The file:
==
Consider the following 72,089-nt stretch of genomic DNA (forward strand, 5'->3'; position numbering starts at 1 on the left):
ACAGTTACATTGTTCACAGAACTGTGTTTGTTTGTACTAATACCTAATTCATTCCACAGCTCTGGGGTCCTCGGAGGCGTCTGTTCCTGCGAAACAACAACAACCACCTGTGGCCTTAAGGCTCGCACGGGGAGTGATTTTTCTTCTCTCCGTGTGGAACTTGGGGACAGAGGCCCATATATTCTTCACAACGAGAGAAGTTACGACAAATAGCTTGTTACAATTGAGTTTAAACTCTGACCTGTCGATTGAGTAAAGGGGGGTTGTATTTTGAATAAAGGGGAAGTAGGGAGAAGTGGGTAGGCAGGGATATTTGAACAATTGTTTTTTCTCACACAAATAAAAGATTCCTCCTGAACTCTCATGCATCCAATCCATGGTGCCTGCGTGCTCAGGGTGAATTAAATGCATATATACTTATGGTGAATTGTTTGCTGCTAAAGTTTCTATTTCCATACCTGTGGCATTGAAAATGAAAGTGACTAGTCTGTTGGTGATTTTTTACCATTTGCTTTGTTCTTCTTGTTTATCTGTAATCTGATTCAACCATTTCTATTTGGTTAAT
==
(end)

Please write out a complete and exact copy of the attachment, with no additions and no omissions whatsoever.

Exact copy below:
Consider the following 72,089-nt stretch of genomic DNA (forward strand, 5'->3'; position numbering starts at 1 on the left):
ACAGTTACATTGTTCACAGAACTGTGTTTGTTTGTACTAATACCTAATTCATTCCACAGCTCTGGGGTCCTCGGAGGCGTCTGTTCCTGCGAAACAACAACAACCACCTGTGGCCTTAAGGCTCGCACGGGGAGTGATTTTTCTTCTCTCCGTGTGGAACTTGGGGACAGAGGCCCATATATTCTTCACAACGAGAGAAGTTACGACAAATAGCTTGTTACAATTGAGTTTAAACTCTGACCTGTCGATTGAGTAAAGGGGGGTTGTATTTTGAATAAAGGGGAAGTAGGGAGAAGTGGGTAGGCAGGGATATTTGAACAATTGTTTTTTCTCACACAAATAAAAGATTCCTCCTGAACTCTCATGCATCCAATCCATGGTGCCTGCGTGCTCAGGGTGAATTAAATGCATATATACTTATGGTGAATTGTTTGCTGCTAAAGTTTCTATTTCCATACCTGTGGCATTGAAAATGAAAGTGACTAGTCTGTTGGTGATTTTTTACCATTTGCTTTGTTCTTCTTGTTTATCTGTAATCTGATTCAACCATTTCTATTTGGTTAAT